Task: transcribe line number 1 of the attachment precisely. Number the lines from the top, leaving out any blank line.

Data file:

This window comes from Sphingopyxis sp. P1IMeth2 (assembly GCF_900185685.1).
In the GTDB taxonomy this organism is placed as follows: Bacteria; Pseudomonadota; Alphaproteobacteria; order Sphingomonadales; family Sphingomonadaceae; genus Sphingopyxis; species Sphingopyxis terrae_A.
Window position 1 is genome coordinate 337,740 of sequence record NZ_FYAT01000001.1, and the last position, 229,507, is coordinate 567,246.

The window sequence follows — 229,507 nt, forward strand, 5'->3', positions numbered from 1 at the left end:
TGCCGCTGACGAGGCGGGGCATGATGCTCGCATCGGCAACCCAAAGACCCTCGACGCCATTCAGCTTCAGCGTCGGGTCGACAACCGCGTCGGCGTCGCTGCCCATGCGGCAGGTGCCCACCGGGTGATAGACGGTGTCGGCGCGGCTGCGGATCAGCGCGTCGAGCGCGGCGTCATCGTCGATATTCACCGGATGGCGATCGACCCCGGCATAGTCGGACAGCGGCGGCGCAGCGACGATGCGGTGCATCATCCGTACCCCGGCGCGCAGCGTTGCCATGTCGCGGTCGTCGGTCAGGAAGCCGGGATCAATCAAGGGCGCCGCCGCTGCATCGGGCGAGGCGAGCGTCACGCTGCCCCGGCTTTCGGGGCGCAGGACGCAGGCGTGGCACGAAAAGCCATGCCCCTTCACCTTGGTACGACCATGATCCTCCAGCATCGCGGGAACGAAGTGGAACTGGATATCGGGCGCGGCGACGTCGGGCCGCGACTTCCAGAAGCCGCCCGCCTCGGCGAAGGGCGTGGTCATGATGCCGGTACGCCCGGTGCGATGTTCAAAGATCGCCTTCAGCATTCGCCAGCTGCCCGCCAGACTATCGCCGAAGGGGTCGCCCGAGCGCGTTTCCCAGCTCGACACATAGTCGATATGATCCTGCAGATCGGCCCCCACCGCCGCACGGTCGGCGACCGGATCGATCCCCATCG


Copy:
This window comes from Sphingopyxis sp. P1IMeth2 (assembly GCF_900185685.1).